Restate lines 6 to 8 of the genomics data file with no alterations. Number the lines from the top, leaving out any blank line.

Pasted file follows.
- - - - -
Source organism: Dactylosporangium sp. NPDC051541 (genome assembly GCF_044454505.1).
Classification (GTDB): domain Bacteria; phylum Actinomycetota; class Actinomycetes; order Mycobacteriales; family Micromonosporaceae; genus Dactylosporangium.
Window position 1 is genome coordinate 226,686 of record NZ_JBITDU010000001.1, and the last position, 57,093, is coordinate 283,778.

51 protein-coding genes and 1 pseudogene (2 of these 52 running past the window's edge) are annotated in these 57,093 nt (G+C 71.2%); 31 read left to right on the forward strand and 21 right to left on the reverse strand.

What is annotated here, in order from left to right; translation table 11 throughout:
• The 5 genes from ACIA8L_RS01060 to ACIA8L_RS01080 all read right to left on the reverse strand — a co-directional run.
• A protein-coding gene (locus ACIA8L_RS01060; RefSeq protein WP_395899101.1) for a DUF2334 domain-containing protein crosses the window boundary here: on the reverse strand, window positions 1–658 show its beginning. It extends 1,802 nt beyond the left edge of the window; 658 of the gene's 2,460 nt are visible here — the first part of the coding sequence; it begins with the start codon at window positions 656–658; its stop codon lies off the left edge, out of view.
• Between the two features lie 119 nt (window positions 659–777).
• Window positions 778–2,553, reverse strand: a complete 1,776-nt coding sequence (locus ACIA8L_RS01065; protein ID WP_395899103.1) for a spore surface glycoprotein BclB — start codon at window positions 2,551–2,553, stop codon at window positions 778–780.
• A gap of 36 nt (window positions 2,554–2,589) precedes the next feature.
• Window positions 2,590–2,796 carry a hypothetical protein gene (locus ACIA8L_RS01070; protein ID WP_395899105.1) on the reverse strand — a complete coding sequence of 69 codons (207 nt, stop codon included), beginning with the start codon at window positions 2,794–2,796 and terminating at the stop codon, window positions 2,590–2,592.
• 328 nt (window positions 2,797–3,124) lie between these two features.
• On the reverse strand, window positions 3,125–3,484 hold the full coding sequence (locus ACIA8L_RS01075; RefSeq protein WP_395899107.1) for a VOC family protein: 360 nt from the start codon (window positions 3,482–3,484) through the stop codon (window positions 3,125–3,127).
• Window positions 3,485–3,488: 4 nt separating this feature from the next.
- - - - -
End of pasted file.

• The 5 genes from ACIA8L_RS01060 to ACIA8L_RS01080 all read right to left on the reverse strand — a co-directional run.
• A protein-coding gene (locus ACIA8L_RS01060; RefSeq protein WP_395899101.1) for a DUF2334 domain-containing protein crosses the window boundary here: on the reverse strand, window positions 1–658 show its beginning. It extends 1,802 nt beyond the left edge of the window; 658 of the gene's 2,460 nt are visible here — the first part of the coding sequence; it begins with the start codon at window positions 656–658; its stop codon lies off the left edge, out of view.
• Between the two features lie 119 nt (window positions 659–777).